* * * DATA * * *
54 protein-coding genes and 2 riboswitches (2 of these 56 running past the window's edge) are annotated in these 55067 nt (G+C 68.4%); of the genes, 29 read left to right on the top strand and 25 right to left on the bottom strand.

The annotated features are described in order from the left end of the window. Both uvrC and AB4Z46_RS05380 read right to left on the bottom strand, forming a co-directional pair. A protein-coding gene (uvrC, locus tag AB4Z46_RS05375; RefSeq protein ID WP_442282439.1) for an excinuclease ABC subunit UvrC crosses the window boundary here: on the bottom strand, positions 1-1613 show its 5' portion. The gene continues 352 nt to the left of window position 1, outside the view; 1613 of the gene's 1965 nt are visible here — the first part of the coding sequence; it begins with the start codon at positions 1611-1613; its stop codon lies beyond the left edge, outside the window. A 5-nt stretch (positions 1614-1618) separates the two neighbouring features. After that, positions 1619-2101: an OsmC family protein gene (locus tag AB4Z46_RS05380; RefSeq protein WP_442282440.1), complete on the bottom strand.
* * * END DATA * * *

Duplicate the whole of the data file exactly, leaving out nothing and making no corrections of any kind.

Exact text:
54 protein-coding genes and 2 riboswitches (2 of these 56 running past the window's edge) are annotated in these 55067 nt (G+C 68.4%); of the genes, 29 read left to right on the top strand and 25 right to left on the bottom strand.

The annotated features are described in order from the left end of the window. Both uvrC and AB4Z46_RS05380 read right to left on the bottom strand, forming a co-directional pair. A protein-coding gene (uvrC, locus tag AB4Z46_RS05375; RefSeq protein ID WP_442282439.1) for an excinuclease ABC subunit UvrC crosses the window boundary here: on the bottom strand, positions 1-1613 show its 5' portion. The gene continues 352 nt to the left of window position 1, outside the view; 1613 of the gene's 1965 nt are visible here — the first part of the coding sequence; it begins with the start codon at positions 1611-1613; its stop codon lies beyond the left edge, outside the window. A 5-nt stretch (positions 1614-1618) separates the two neighbouring features. After that, positions 1619-2101: an OsmC family protein gene (locus tag AB4Z46_RS05380; RefSeq protein WP_442282440.1), complete on the bottom strand.